Category Archives: Colossians

Leviticus 2,3; John 21; Proverbs 18; Colossians 1

Whenever I read John 21, there is something about it that fills me with joy.

Simon Peter said, “I’m going fishing.”

“We’ll come, too,” they all said. So they went out in the boat, but they caught nothing all night.

At dawn Jesus was standing on the beach, but the disciples couldn’t see who he was. He called out, “Fellows, have you caught any fish?”

“No,” they replied.

Then he said, “Throw out your net on the right-hand side of the boat, and you’ll get some!” So they did, and they couldn’t haul in the net because there were so many fish in it.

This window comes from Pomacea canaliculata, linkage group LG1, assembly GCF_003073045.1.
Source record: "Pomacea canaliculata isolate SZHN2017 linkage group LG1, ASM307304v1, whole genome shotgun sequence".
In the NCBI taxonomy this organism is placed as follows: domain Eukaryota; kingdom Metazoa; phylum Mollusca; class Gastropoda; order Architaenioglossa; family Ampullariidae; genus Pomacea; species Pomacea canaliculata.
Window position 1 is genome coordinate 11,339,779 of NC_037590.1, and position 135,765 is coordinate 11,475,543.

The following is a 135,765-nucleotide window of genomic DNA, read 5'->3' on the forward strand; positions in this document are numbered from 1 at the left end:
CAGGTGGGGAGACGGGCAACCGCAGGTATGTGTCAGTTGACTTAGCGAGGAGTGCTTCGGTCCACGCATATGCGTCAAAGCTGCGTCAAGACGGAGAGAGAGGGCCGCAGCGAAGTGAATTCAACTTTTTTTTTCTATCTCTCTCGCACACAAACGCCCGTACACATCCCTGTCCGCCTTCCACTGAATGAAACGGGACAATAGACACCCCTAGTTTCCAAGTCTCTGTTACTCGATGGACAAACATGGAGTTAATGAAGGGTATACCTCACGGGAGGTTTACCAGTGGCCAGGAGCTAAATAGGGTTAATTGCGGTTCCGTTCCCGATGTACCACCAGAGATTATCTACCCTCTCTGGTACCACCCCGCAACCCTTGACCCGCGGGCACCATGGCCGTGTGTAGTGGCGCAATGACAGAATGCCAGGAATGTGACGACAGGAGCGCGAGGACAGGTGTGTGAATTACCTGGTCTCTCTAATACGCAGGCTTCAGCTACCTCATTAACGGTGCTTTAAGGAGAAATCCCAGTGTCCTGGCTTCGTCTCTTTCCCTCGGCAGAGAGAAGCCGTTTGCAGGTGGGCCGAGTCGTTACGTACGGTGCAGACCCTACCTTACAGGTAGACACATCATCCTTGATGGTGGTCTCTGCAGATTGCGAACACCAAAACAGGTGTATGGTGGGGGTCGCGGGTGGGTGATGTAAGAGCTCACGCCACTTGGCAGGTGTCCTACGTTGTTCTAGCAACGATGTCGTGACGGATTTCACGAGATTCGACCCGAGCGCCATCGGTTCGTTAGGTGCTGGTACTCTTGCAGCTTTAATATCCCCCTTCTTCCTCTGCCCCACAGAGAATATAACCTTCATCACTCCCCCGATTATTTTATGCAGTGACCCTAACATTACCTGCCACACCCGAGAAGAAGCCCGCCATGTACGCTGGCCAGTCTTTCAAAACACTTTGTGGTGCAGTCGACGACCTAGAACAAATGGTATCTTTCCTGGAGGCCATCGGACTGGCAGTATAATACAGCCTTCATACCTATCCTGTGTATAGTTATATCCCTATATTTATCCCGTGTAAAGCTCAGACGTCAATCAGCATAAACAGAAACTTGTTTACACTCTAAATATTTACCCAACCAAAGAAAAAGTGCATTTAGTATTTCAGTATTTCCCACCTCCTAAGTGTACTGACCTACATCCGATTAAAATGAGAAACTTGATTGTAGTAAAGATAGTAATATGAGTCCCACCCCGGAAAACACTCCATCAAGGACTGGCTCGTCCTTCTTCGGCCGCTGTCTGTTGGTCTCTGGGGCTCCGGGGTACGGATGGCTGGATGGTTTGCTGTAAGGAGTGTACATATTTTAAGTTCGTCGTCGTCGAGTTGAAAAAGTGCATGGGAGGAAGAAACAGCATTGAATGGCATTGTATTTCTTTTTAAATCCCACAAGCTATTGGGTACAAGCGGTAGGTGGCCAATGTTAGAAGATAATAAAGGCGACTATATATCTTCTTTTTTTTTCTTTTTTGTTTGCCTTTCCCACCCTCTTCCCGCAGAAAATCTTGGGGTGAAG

Then the disciple Jesus loved said to Peter, “It’s the Lord!” When Simon Peter heard that it was the Lord, he put on his tunic (for he had stripped for work), jumped into the water, and headed to shore. The others stayed with the boat and pulled the loaded net to the shore, for they were only about a hundred yards from shore. When they got there, they found breakfast waiting for them—fish cooking over a charcoal fire, and some bread.

This reminds me of the first time Jesus told Peter to throw his net on the other side of the boat. It was when he called him to be fishers of men. Peter surely remembered it. I wonder if Peter was going back to that time BEFORE he denied Jesus; if he needed to be in that place where he first met Jesus. My bible is precious to me.  It is filled with dates and words and memories of the times I’ve met with Jesus.  When I need to be encouraged, that’s where I go—back to the place I met Jesus.